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story by John Ernst; photos provided by Mark Weiss

Aerial view of Lan’s Flower Farm

Here’s a fact—one of New York’s largest flower farms started with a twelve-year-old girl from China trying to learn English.

Today, Lan’s Flower Farm spans four acres managed by five employees. That girl—the daughter of Mark Weiss and Xiao Lan— immigrated here in 2005. “She didn’t speak any English, and we brainstormed how she could learn really fast,” Weiss says. Having previously started a landscaping business that didn’t take off, “I had 2,000 empty pots around the property,” he says. He told his daughter she could start selling plants, where she could learn conversational English all day long while making money. “So we started potting bulbs, she had a little roadside stand, and she would sit out there eight hours a day studying. And people would come and buy her plants.”

And then the cards fell into place. “She was doing very well,” Weiss tells me, when one of the local perennial growers went out of business. “So it was kind of an open slot in the community that we were able to fill.”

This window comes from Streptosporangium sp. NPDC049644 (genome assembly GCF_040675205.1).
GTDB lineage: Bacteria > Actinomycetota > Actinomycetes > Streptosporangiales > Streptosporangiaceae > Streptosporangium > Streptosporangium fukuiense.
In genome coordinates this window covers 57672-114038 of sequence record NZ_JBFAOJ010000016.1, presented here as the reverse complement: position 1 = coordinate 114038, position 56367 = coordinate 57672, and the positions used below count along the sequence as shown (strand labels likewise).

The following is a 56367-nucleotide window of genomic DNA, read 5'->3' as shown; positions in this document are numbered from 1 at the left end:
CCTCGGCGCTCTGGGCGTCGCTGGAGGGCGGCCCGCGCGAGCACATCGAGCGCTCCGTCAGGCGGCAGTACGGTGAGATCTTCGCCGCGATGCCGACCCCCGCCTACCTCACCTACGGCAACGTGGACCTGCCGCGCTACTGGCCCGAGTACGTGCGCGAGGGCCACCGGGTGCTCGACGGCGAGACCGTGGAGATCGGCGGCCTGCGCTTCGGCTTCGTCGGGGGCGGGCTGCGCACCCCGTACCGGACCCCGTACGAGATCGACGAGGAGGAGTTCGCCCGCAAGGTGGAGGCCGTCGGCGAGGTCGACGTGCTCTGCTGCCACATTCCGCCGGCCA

Clinton Farmers Market
Bee balm and peonies

A slot Weiss and Lan take very seriously. In addition to offering a variety of 700 perennials to the Syracuse region, the farm engages in a range of community service and donations. “Aside from working with various schools and churches,” Weiss says, “we also donate to terminal patients to help pay for medical expenses.” Lan’s also funds scholarships and runs tours for garden clubs. “It’s really the backbone of the whole business,” he says. 

“We try and do everything as organically as we can,” he adds. “When you’re growing in containers, it’s difficult to have 100 percent organic—it leaches out too quickly. But we don’t spray at all and our soil has no chemicals to speak of.” For fertilizer, they recycle a byproduct of the nearby Anheuser-Busch plant. “Other places have plants in bloom when they shouldn’t be in bloom,” he says, “but we winterize everything. It makes plants hardier.” 

Herb and Flower Festival 2018